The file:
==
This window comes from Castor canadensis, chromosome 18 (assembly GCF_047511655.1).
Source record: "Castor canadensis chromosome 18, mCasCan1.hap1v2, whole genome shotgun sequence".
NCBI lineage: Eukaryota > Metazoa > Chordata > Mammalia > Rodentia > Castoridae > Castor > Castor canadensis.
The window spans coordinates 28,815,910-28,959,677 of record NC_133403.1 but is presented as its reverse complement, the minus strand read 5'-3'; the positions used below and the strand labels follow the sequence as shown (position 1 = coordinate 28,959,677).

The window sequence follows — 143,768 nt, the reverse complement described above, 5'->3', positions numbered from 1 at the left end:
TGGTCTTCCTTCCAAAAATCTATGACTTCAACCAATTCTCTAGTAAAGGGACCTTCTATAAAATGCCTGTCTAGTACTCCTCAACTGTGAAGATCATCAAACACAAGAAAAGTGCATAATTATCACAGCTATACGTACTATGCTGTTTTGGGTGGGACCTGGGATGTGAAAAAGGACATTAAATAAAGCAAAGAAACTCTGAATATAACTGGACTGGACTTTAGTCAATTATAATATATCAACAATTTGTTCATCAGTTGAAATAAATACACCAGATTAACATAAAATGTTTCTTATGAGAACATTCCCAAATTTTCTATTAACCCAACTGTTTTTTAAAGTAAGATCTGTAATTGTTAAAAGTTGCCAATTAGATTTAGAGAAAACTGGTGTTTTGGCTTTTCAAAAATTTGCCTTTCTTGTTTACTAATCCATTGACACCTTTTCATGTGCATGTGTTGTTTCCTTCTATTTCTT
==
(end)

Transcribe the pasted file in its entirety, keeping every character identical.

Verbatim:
This window comes from Castor canadensis, chromosome 18 (assembly GCF_047511655.1).
Source record: "Castor canadensis chromosome 18, mCasCan1.hap1v2, whole genome shotgun sequence".
NCBI lineage: Eukaryota > Metazoa > Chordata > Mammalia > Rodentia > Castoridae > Castor > Castor canadensis.
The window spans coordinates 28,815,910-28,959,677 of record NC_133403.1 but is presented as its reverse complement, the minus strand read 5'-3'; the positions used below and the strand labels follow the sequence as shown (position 1 = coordinate 28,959,677).

The window sequence follows — 143,768 nt, the reverse complement described above, 5'->3', positions numbered from 1 at the left end:
TGGTCTTCCTTCCAAAAATCTATGACTTCAACCAATTCTCTAGTAAAGGGACCTTCTATAAAATGCCTGTCTAGTACTCCTCAACTGTGAAGATCATCAAACACAAGAAAAGTGCATAATTATCACAGCTATACGTACTATGCTGTTTTGGGTGGGACCTGGGATGTGAAAAAGGACATTAAATAAAGCAAAGAAACTCTGAATATAACTGGACTGGACTTTAGTCAATTATAATATATCAACAATTTGTTCATCAGTTGAAATAAATACACCAGATTAACATAAAATGTTTCTTATGAGAACATTCCCAAATTTTCTATTAACCCAACTGTTTTTTAAAGTAAGATCTGTAATTGTTAAAAGTTGCCAATTAGATTTAGAGAAAACTGGTGTTTTGGCTTTTCAAAAATTTGCCTTTCTTGTTTACTAATCCATTGACACCTTTTCATGTGCATGTGTTGTTTCCTTCTATTTCTT